"The past is never dead. It's not even past." -- William Faulkner, Requiem for a Nun
S chool vouchers might seem unrelated to the struggle to enact Medical Savings Account legislation, but Milton Friedman's June 9, 2005 article in the Wall Street Journal suggests that resistance to both ideas comes from the same source. That's appealing, so let's quote the Nobel Prize winner at length. He's speaking of the 23-year interval since the publication of Paul Copperman's book A Nation at Risk:
"Throughout this long period, we have been repeatedly frustrated by the gulf between the clear and present need, the burning desire of parents to have more control over the schooling of their children, on the one hand, and the adamant and effective opposition of trade union leaders and educational administrators to any change that would in any way reduce their control of the educational system.
"We have been involved in two initiatives in California to enact a statewide voucher system (in 1993 and 2000). In both cases, the initiatives were carefully drawn up, and the voucher sums moderate. In both cases, nine months or so before the election, public opinion polls recorded a sizable majority in favor of the iniitiative. In addition, of course, there was a sizable group of fervent supporters, whose hopes ran high of finally getting control of their children's schooling. In each case, about six months before the election, the voucher opponents launched a well-financed and thoroughly unscrupulous campaign against the initiative. Television ads blared that vouchers would break the budget, whereas in fact they would reduce spending since the proposed voucher was to be only a fraction of what government was spending per student. Teachers were induced to send home with their students misleading propaganda against the initiative. Dirty tricks of every variety were financed from a very deep purse. The result was to convert the initial majority into a landslide defeat. This has also occurred in Washington state, Colorado and Michigan. Opposition like this explains why progress has been so slow in such a good cause.
"The good news is that, despite these setbacks, public interest in and support for vouchers and tax credits continues to grow. Legislative proposals to channel government funds directly to students rather than to schools are under consideration in something like 20 states. Sooner or later there will be a breakthrough; we shall get a universal voucher plan in one or more states. When we do, a competitive private educational market serving parents who are free to choose the school they believe best for each child will demonstrate how it can revolutionize schooling."
Milton Friedman thus advocates three things: Medical Savings Accounts, School Vouchers, and channeling public funds directly to citizens rather than to the institutions which serve them. As an economist he seems primarily interested in breaking up the financial integration of government and institutions, with school vouchers as a demonstration. As a physician, I was mainly interested in the advantages of Medical Savings Accounts themselves. The theoretical advantage of keeping governments and institutions at financial arms-length was for me only a helpful navigational guideline.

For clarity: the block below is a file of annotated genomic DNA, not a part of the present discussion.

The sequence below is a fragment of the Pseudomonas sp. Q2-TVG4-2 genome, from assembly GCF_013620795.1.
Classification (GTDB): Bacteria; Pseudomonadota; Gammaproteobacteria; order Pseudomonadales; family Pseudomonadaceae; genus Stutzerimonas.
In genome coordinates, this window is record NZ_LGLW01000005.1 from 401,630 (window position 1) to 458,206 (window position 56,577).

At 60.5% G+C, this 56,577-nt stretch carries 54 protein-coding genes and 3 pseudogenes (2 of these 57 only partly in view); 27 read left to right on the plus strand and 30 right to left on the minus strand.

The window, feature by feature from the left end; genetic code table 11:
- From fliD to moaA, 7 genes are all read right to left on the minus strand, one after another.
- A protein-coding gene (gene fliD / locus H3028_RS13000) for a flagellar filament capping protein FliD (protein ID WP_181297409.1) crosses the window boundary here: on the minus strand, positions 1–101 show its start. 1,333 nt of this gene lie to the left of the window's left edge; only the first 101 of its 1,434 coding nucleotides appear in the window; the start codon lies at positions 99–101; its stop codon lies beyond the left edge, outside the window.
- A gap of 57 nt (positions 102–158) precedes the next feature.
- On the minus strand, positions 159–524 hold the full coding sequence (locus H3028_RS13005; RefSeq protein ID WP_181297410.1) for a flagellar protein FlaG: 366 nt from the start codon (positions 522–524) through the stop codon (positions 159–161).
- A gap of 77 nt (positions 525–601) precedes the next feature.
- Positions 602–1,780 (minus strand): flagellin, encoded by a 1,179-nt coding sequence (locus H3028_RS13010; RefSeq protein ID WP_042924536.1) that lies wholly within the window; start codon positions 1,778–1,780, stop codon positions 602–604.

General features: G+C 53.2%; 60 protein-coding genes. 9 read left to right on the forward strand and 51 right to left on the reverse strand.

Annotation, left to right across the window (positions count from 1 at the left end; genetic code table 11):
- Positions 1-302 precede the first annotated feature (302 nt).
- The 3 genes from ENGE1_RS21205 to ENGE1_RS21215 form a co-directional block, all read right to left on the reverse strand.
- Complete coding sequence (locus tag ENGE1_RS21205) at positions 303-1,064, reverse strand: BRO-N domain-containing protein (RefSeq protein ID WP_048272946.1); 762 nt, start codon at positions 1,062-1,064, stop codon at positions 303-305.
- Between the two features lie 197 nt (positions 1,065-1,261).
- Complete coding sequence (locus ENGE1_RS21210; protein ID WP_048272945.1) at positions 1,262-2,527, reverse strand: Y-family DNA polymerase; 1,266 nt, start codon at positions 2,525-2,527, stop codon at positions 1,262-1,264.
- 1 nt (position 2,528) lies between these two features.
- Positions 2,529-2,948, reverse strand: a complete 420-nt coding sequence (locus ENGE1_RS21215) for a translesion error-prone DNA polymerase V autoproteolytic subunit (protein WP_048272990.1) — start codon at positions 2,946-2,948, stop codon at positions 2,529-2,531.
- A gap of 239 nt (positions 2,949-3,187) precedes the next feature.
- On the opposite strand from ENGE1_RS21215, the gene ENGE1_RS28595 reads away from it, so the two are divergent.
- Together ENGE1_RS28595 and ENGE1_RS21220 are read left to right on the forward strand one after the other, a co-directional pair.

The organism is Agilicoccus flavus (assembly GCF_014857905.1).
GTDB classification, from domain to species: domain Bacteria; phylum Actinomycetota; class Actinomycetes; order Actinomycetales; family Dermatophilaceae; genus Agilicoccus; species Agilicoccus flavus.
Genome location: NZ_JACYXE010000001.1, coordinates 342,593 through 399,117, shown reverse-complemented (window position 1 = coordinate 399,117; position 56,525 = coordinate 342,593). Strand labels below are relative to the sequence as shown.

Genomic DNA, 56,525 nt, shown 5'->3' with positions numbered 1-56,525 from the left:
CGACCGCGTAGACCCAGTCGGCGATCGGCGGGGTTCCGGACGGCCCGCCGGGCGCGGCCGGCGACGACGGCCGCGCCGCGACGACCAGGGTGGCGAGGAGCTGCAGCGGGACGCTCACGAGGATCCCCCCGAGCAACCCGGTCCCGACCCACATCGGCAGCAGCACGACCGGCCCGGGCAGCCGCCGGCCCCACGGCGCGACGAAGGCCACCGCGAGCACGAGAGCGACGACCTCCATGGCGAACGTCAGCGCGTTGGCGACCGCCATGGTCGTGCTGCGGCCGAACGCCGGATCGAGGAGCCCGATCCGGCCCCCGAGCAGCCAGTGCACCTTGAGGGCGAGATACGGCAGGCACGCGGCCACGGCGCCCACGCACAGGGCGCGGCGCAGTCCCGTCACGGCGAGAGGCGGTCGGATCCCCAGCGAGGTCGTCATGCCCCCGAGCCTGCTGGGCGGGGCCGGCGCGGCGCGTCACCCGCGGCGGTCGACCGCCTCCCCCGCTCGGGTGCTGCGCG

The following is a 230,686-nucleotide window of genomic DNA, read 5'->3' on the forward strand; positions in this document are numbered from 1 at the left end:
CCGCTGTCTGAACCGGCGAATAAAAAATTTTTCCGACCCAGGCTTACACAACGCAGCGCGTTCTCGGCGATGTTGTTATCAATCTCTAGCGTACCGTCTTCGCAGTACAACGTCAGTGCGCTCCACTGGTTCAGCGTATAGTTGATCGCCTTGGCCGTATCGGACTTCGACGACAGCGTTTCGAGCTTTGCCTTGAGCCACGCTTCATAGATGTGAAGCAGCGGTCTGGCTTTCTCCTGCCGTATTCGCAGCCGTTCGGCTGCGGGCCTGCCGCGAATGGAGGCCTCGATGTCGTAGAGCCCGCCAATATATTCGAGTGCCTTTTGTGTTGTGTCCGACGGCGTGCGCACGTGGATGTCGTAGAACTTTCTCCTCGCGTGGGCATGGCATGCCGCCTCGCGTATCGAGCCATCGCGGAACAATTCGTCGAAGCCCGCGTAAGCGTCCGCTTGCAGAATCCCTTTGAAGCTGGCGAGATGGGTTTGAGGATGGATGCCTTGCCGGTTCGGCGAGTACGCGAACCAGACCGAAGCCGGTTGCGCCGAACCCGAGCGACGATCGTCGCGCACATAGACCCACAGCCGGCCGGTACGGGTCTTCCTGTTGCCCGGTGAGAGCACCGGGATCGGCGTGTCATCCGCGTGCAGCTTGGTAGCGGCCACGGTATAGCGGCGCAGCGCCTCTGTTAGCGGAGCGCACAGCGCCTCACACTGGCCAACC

Antitrust agencies have been uneasy for a century about this matter, which lawyers call "vertical integration". The U.S. Supreme Court has repeatedly pondered vertical integration between corporations and suppliers, but so far has drawn back from prohibiting it. The State Oil case suggests the Court perceives such economic concentration is so commonly harmful to the participants that most will learn to avoid it without legal interference. The possibility after all does exist that in some circumstances integration might be of some value to the public. Along those lines, an argument could be advanced that paying hospitals directly reduces administrative costs, as compared with sending bills to preoccupied patients. Or management of hospitals might be more flexible if revenue comes in periodic government payments without economic and seasonal volatility. These and other arguments against the MSA might be examined on their merits, but such arguments have almost never been discussed.
Medical Savings Accounts and school vouchers have encountered the same sort of bewildering guerrilla warfare. Warcries abound, but rarely plausible arguments, and never direct negotiation. Since both proposals are just paperwork reforms, their well-intentioned advocates more astonished at the virulence of the opposition than disposed to imitate it. Somebody is protesting too much. That's all we could see. The common issue between the two reform proposal is whether government funds should flow directly to institutions, or whether it may also flow to individuals, who would then choose between competing institutions. Furthermore, the opponents of reform, which we would have to suppose are the institutions themselves, seem bitterly opposed to any experiments or demonstration projects, as if they recognize that the economic facts will undermine their resistance.